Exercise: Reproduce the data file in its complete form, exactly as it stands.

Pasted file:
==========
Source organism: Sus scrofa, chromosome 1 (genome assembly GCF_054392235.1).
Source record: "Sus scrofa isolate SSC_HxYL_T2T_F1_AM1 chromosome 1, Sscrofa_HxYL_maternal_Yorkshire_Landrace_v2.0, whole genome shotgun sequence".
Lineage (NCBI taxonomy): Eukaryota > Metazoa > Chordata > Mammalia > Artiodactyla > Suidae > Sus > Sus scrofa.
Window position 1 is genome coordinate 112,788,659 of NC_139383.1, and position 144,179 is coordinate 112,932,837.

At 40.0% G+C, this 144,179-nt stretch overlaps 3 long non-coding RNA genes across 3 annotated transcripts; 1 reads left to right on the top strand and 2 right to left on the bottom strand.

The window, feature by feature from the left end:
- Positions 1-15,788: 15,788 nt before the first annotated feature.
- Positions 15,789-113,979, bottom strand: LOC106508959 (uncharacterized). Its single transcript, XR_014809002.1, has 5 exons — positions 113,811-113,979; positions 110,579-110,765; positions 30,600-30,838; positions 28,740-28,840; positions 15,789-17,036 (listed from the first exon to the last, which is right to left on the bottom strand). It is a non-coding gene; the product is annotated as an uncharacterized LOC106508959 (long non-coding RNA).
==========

Source organism: Sus scrofa, chromosome 1 (genome assembly GCF_054392235.1).
Source record: "Sus scrofa isolate SSC_HxYL_T2T_F1_AM1 chromosome 1, Sscrofa_HxYL_maternal_Yorkshire_Landrace_v2.0, whole genome shotgun sequence".
Lineage (NCBI taxonomy): Eukaryota > Metazoa > Chordata > Mammalia > Artiodactyla > Suidae > Sus > Sus scrofa.
Window position 1 is genome coordinate 112,788,659 of NC_139383.1, and position 144,179 is coordinate 112,932,837.

At 40.0% G+C, this 144,179-nt stretch overlaps 3 long non-coding RNA genes across 3 annotated transcripts; 1 reads left to right on the top strand and 2 right to left on the bottom strand.

The window, feature by feature from the left end:
- Positions 1-15,788: 15,788 nt before the first annotated feature.
- Positions 15,789-113,979, bottom strand: LOC106508959 (uncharacterized). Its single transcript, XR_014809002.1, has 5 exons — positions 113,811-113,979; positions 110,579-110,765; positions 30,600-30,838; positions 28,740-28,840; positions 15,789-17,036 (listed from the first exon to the last, which is right to left on the bottom strand). It is a non-coding gene; the product is annotated as an uncharacterized LOC106508959 (long non-coding RNA).